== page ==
Sportswear made from eucalyptus and recycled bottles


PSFK highlights a Kickstarter project for sportswear made from sustainable and recycled materials. From the article:

The material “is a blend of fibers from the eucalyptus plant, used water bottles and Tencel, a sustainable fiber from wood. The water bottles are rerouted from landfills into factories which clean them and remold them into polyester yarns. About 10 water bottles goes into the production of one Pistol Lake long-sleeved shirt.”


Shower that filters and recycles your water

Shower water reuse

FastCoExist features a water-saving shower that filters and re-uses waste water:

“Instead of letting water flow down the drain, the Showerloop catches the water, sends it through several filters to purify it, and then pumps it back to the showerhead. The water circulates in a loop until someone’s ready to get out.”


Bacteria That Can Eat Plastic Waste

FastCoExist highlights the work of Japanese researchers that shows promise in helping to tackle the massive problem of plastic waste. They have identified a strain of bacetria (Ideonella sakaiensis) that can break down PET plastics.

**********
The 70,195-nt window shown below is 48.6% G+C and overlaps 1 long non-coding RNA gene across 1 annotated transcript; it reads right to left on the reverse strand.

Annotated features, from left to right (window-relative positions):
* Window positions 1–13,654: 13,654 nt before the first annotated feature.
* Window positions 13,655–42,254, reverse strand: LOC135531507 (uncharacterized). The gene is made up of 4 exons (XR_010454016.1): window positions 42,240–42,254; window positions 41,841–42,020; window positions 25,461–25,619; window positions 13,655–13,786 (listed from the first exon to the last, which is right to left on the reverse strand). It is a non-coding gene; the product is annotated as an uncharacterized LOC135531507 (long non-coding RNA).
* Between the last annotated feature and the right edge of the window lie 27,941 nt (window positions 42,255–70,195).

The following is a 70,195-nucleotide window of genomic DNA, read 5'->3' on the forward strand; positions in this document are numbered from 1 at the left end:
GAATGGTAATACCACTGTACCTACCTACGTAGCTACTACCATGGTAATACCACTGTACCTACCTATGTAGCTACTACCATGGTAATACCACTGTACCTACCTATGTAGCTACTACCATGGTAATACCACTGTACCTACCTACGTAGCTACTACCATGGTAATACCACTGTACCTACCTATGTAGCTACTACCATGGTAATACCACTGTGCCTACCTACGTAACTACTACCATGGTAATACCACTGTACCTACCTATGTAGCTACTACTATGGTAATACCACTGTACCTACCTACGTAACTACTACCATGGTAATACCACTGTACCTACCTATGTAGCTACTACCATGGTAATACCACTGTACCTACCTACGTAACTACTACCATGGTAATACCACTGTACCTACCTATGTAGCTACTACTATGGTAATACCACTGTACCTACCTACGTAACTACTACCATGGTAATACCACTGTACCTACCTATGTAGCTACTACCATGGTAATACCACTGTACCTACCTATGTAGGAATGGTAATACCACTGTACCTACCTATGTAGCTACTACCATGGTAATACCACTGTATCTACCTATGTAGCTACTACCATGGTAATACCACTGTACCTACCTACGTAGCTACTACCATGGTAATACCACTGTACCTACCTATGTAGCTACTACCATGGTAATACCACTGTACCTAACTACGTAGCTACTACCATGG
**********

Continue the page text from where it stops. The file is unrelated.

Energizer making rechargeable batteries from recycled ones

Inhabitat reports that Energizer has launched the first rechargeable batteries made from recycled batteries, including those from hybrid cars and small electronic devices. Energizer aims to include 40% recycled material in it’s batteries by 2025, although for now it’s only around 4%. But it is a start.


Shopping site with durable, ethical and sustainable products


BuyMeOnce is a new shopping site for a range of product categories from clothing and shoes to furniture, kitchenware and tools, that can save people money in the long-term and reduce waste and landfill.

The idea behind the site is to reduce production and waste from cheap and short-term products and instead provide long-lasting, well-made products that are also ethical, repairable and sustainable.


Recyclable cardboard tents for music festivals


Inhabitat highlights a novel approach to reducing waste from music festivals, where many people discard tents after just a few days of use. A Dutch team has developed the KarTent which is able to withstand 3 days of rain – although it’s not clear if that’s 3 days of Glastonbury rain.